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In Search for ALS Therapies, Researchers Turn to Protein Interactions

Amyotrophic lateral sclerosis (ALS) — also known as Lou Gehrig’s disease — is a progression motor neuron disease characterized by loss of muscle tissue and impaired movement. The genetic underpinnings of the disease are complex and not understood for many patients. To date, almost 150 genes have been linked with the disease. Determining how these genes and their proteins interact is vitally important for identifying new therapeutic targets moving forward.

Recent findings from Northwestern University published in Scientific Reports shed new light on the complex network of protein interactions in patients suffering from sporadic ALS or ALS with TDP43. Through statistical analysis of both the ALS mutations and protein interactions, the researchers identified key pathways associated with the disease progression. These patterns of protein expression help explain why patients with different mutations can show similar symptoms and disease pathology.

In this report, the authors argue that protein interactions represent a highly relevant and actionable area of study in the search for ALS therapies:

“By shifting our attention from genes to proteins and to their interactions, we may begin to understand the cellular events that are perturbed due to different mutations, and the underlying consequences that lead to neuronal vulnerability and progressive degeneration.”

As previously observed and reported in ALS patients, the researchers found statistical correlation between disease state and pathways regulating lipid and fatty acid homeostasis in neurons. Perturbation of the peroxisome proliferator-activated receptor (PPAR) family of proteins — in particular, increased expression of the upstream regulator PPAR gamma — was observed in all 17 unrelated cases of ALS studied.

Elevated expression of the PPAR gamma protein in the Betz cells of ALS patients was confirmed by immunocytochemical analysis using the Bioss PPAR Gamma Polyclonal Antibody.

The authors also identified the protein YWAHZ as “one of the common neuronal defects observed in vulnerable and diseased upper motor neurons.” The 14-3-3 family of proteins, of which YWAHZ is a member, are key signal transducers and facilitate ER trafficking. Reduction of YWAHZ has been shown to induce ER stress and, in addition to its role in neurodegeneration, has been observed in rat models of epilepsy.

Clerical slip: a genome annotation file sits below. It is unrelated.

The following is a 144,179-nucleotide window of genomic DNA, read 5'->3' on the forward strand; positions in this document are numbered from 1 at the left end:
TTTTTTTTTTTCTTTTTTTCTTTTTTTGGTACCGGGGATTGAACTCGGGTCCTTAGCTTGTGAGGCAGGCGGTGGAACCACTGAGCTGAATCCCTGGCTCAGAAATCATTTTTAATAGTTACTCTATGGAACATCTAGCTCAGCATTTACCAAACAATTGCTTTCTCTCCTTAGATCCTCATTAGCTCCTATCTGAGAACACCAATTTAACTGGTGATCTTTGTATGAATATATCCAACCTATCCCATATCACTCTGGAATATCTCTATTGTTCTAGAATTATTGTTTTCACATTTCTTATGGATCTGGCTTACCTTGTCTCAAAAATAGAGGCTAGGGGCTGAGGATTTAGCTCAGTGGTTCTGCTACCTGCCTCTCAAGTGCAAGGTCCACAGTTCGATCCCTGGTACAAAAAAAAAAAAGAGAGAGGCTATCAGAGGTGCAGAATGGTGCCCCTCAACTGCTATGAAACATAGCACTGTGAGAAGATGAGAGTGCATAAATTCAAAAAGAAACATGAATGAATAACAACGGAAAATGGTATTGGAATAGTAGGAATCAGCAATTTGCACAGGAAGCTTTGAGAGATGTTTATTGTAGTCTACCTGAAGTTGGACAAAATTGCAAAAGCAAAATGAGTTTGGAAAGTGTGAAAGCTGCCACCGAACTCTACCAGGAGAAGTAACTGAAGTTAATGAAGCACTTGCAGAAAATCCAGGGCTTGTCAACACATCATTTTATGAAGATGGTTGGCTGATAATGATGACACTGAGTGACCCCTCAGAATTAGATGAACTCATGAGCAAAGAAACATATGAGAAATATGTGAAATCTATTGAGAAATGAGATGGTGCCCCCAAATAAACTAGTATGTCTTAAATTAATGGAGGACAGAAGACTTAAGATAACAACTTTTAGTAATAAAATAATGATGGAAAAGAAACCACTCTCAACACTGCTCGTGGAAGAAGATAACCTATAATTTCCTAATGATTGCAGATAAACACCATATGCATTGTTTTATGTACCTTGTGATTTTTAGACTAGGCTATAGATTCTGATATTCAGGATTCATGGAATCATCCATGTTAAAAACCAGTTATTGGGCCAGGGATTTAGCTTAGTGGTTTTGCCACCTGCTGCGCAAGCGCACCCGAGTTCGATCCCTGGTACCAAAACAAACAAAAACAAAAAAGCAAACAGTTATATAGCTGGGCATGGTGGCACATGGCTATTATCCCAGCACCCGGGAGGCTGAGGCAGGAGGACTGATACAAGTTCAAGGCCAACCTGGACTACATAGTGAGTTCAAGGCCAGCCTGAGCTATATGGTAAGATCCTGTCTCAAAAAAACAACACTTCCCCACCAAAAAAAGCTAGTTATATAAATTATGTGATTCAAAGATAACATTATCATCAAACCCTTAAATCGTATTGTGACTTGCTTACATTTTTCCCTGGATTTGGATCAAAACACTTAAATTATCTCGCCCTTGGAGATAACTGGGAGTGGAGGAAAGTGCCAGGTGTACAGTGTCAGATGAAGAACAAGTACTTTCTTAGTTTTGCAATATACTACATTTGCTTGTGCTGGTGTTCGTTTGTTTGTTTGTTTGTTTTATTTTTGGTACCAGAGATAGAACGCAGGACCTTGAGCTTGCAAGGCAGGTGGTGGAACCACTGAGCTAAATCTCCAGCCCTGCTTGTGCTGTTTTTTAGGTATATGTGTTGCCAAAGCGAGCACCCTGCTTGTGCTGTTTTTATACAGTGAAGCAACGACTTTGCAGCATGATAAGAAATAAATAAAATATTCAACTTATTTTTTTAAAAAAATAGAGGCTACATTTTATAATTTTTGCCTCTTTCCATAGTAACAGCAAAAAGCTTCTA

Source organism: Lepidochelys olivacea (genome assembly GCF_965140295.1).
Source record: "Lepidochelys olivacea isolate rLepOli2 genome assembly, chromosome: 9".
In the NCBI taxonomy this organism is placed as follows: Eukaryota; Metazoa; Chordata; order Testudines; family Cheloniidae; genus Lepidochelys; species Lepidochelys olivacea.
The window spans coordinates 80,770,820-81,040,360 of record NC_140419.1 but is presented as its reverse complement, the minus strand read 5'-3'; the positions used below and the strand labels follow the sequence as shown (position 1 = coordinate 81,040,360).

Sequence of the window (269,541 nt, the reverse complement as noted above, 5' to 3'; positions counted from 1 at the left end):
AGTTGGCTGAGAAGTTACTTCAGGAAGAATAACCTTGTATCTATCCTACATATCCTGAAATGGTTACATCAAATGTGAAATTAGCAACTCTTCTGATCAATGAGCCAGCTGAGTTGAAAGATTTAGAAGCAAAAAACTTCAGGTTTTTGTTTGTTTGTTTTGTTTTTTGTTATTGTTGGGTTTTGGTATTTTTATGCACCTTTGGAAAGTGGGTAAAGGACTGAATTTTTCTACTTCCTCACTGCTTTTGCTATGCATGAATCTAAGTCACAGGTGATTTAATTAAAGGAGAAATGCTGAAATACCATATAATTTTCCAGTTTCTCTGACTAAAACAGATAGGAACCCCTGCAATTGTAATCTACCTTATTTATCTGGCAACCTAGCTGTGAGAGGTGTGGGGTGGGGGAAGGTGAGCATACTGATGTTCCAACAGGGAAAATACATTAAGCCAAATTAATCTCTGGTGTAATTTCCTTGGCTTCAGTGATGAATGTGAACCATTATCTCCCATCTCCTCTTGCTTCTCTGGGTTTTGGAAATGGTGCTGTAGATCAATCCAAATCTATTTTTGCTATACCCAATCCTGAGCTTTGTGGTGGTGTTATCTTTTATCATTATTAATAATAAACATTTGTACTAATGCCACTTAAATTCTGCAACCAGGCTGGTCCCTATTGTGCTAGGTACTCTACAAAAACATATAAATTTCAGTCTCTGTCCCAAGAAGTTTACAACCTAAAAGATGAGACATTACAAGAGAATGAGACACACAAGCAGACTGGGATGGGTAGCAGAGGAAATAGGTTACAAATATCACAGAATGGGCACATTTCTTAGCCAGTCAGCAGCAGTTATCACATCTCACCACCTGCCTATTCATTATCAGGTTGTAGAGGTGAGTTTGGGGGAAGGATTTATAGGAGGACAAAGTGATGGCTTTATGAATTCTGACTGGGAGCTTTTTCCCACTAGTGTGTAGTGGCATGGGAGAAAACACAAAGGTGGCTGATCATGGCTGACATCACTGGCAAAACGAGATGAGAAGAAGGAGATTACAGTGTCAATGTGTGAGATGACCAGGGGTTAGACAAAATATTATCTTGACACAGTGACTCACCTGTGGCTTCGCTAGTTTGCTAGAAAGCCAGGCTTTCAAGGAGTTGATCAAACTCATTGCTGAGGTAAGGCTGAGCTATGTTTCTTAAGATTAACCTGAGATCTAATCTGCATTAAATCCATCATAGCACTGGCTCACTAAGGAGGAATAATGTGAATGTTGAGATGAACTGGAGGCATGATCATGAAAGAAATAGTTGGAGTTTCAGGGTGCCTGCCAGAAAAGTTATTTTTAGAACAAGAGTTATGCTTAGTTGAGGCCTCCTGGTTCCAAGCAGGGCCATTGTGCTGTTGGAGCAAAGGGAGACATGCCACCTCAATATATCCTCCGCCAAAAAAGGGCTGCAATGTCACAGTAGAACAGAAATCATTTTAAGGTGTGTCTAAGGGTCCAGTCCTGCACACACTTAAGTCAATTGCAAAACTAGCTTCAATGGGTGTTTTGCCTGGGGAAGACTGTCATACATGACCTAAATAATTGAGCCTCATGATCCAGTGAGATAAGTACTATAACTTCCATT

Immunocytochemical analysis using the Bioss YWHAZ (1B6) Monoclonal Antibody confirmed that YWAHZ expression was significantly reduced in the Betz cells of ALS patients with both sporadic and TDP43 pathology.

In addition to these targets, the authors found altered protein expression across several other canonical pathways, including those responsible for responding to hypoxic insult and DNA damage.

“The distribution of ALS proteins among known canonical pathways, suggested the importance of maintaining homeostasis for lipids, proteins, preparing the cell for a potential DNA damage, hypoxic insult, and ensuring cytoarchitectural integrity and stability,” the authors wrote.

Read the full report in Scientific Reports:

Protein-protein interactions reveal key canonical pathways, upstream regulators, interactome domains, and novel targets in ALS


 

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14-3-3 Tau WB, IHC-P, IF(IHC-P) Hu, Ms, Rt bs-12419R
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ErbB4 WB, IHC-P, IF(IHC-P) Hu, Ms, Rt bs-10226R
ErbB4 FCM, IHC-P, IF(IHC-P) Hu, Ms, Rt bs-1085R
ErbB4 (Tyr1056) WB, IHC-P, IF(IHC-P) Hu, Ms, Rt bs-13094R
ErbB4 (Tyr1258) WB, IHC-P, IF(IHC-P) Hu, Ms, Rt bs-13093R
ErbB4 (Tyr984) WB, IHC-P, IF(IHC-P) Hu, Ms, Rt bs-3184R
FIG4 WB, IHC-P, IF(IHC-P) Hu, Ms, Rt bs-11690R
FUS WB, IHC-P, IF(IHC-P) Hu, Ms, Rt bs-2980R
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Hsc70 WB, IHC-P, IF(IHC-P) Hu, Ms, Rt bs-5117R
NEK1 WB, IHC-P, IF(IHC-P) Hu, Ms, Rt bs-7814R
OPRS1 WB, IHC-P, IF(IHC-P) Hu, Ms, Rt bs-5111R
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Senataxin WB, IHC-P, IF(IHC-P) Hu, Ms, Rt bs-11693R
SOD1 WB, IHC-P, IF(IHC-P) Hu, Ms, Rt bs-10216R
SQSTM1 WB, IHC-P, IF(IHC-P) Hu, Ms, Rt bs-2951R
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